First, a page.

What You Should Know About Dietary Supplements

This post was developed in partnership with USP

First, the good news: We’re taking care of ourselves better than ever before, and have easy access to thousands of dietary supplements (about 29,000, as a matter of fact, according to the Food and Drug Administration) to help give us the levels of essential nutrients we need that we don’t get solely from the foods that we eat. (Note: Besides vitamins and minerals, dietary supplements include amino acids, enzymes, herbs, animal extracts, and probiotics, and can be manufactured as capsules, tablets, liquids or powders.)

The not-such-good news: Before you hand over your hard-earned money for any supplement, know this critical fact: Not all supplements are what they claim to be, with the ingredients, potency or purity stated on their labels!

That’s absolutely right. While dietary supplements might seem similar to drugs, they aren’t required to pass the same kinds of rigorous clinical trials, and aren’t regulated by the FDA as drugs. That means they can be sold without FDA approval and the degree of safety and efficacy testing done on these products is not always clear.

FACT: Dietary Supplements Do Not Go Through the Approval Process Required For Drugs

So, while 76 percent of all Americans take some form of dietary supplement to maintain or improve our overall health (an exclusive FabOverFifty survey of 270 members of our community backs this), we’re not always certain that what’s on the label is in the bottle. Yet, 43 percent of the FOF women surveyed do not have a full understanding of how dietary supplement quality is regulated.

Another alarming fact: Hundreds of supplements in recent years even have been found to be “tainted with drugs and other chemicals,” according to the Federal Trade Commission website. That means some supplements are not only ineffective, but potentially unsafe.

Interestingly, 69 percent of the women who participated in the FOF survey report that they buy the supplement brands “they trust most,” but when the survey asked if there’s any way you can be sure that the ingredients on dietary supplement labels are the actual ingredients in the supplements, a whopping 82 percent said  “no” or they’re “not sure.”  So how can you unequivocally trust a brand if you’re unsure whether its supplements are actually delivering what they’re promising? The answer is obvious: You can’t!

Setting the Bar For Supplement Standards

I was recently glad to learn, however, that an independent and scientific nonprofit organization, called United States Pharmacopeia (USP), establishes federally recognized public standards for dietary supplements, and awards a USP Verified Mark to those products that pass its multi-step Dietary Supplement Verification Program. This mark gives us confidence that we’re choosing quality supplements, and assures us that what’s on their labels is in their bottles. USP knows that the “quality of our healthcare results depends on the quality of the products we take.” This is one of those apparent facts we sometimes overlook in our dash to try supplements that promise to do good things for our bodies. Happily, 97 percent of the respondents to the FOF survey said they might be or definitely would be more prone to buy a supplement brand with a verification seal.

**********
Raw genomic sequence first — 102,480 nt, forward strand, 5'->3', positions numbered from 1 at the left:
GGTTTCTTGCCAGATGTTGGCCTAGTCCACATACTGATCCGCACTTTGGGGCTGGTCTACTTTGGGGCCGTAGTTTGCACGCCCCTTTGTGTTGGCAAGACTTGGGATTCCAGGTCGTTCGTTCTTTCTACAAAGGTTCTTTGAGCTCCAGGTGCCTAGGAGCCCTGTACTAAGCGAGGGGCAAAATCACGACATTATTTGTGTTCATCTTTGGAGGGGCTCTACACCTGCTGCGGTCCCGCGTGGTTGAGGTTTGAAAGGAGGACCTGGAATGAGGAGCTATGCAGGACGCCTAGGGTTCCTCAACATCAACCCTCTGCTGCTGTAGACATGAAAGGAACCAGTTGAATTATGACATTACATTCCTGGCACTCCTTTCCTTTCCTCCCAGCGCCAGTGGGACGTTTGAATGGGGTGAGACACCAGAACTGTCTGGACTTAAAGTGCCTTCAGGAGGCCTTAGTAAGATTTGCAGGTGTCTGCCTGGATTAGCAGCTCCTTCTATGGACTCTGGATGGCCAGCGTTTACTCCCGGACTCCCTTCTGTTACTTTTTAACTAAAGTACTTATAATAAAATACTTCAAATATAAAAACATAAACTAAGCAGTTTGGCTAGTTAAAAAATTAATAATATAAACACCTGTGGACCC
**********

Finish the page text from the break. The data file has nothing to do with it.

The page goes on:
FabOverFifty was pleased to be invited to participate in USP’s “Trust in Quality” campaign to raise awareness of its valuable verification program.  After all, being confident in the quality of our supplement choices helps us make good health decisions.

The Mark You Can Trust

Supplements bearing the USP Verified Mark:

1.  Contain the ingredients listed on the label, in the stated strengths and amounts.

2.  Don’t contain harmful levels of certain contaminants such as heavy metals, pesticides, and microbes. The FDA has discovered hundreds of dietary supplements containing drugs or other chemicals in recent years, particularly in products for weight loss, sexual enhancement, or bodybuilding, according to the Federal Trade Commission website. “The ‘extra ingredients’ could cause serious side effects or interact in dangerous ways with medicines or other supplements you’re taking.”

3.  Will break down in the specified amount of time so the dietary ingredients can be dispersed or dissolved to deliver their intended effects.

4.  Are made in a facility that follows FDA and USP Good Manufacturing Practices, using sanitary and and well-controlled processes.

USP tests products in its own labs according to USP public standards or other detailed, science-based quality specifications. Its scientists have extensive experience evaluating quality for both drugs and dietary supplements. Over 100 different dietary supplements, representing different brands and retailers, carry the USP Verified Mark.  What’s more, USP will pull products off shelves, and test them, to make sure they continue to meet program standards. The USP Verified program evaluates each product individually. Not all of a brand’s products may have completed the process to receive the USP mark.

USP advises us to always consult with our healthcare practitioners before taking any supplement or over-the-counter medication. Although 63 percent of the women responding to the FOF survey reported they don’t typically do this, it seems like it’s time to make a change.

  • Kathy Watson

    I do take vitamins and supplements so this info is good to know. I will be more critically alert now